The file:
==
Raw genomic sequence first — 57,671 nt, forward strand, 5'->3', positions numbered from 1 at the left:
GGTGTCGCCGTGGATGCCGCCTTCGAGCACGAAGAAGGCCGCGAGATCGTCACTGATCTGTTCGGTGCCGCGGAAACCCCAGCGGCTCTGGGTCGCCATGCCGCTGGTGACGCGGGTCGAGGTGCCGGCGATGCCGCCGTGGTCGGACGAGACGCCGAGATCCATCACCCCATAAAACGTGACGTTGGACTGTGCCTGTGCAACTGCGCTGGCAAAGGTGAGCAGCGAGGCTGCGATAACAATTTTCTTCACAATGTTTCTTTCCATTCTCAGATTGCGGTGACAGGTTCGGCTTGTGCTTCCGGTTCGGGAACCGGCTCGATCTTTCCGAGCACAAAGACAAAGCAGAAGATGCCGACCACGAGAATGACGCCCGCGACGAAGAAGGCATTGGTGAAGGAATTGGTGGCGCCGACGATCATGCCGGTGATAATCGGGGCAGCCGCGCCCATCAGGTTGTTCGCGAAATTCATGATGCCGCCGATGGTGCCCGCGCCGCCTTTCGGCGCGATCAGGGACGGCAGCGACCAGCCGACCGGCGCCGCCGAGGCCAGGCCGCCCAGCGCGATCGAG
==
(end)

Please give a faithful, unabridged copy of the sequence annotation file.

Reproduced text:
Raw genomic sequence first — 57,671 nt, forward strand, 5'->3', positions numbered from 1 at the left:
GGTGTCGCCGTGGATGCCGCCTTCGAGCACGAAGAAGGCCGCGAGATCGTCACTGATCTGTTCGGTGCCGCGGAAACCCCAGCGGCTCTGGGTCGCCATGCCGCTGGTGACGCGGGTCGAGGTGCCGGCGATGCCGCCGTGGTCGGACGAGACGCCGAGATCCATCACCCCATAAAACGTGACGTTGGACTGTGCCTGTGCAACTGCGCTGGCAAAGGTGAGCAGCGAGGCTGCGATAACAATTTTCTTCACAATGTTTCTTTCCATTCTCAGATTGCGGTGACAGGTTCGGCTTGTGCTTCCGGTTCGGGAACCGGCTCGATCTTTCCGAGCACAAAGACAAAGCAGAAGATGCCGACCACGAGAATGACGCCCGCGACGAAGAAGGCATTGGTGAAGGAATTGGTGGCGCCGACGATCATGCCGGTGATAATCGGGGCAGCCGCGCCCATCAGGTTGTTCGCGAAATTCATGATGCCGCCGATGGTGCCCGCGCCGCCTTTCGGCGCGATCAGGGACGGCAGCGACCAGCCGACCGGCGCCGCCGAGGCCAGGCCGCCCAGCGCGATCGAG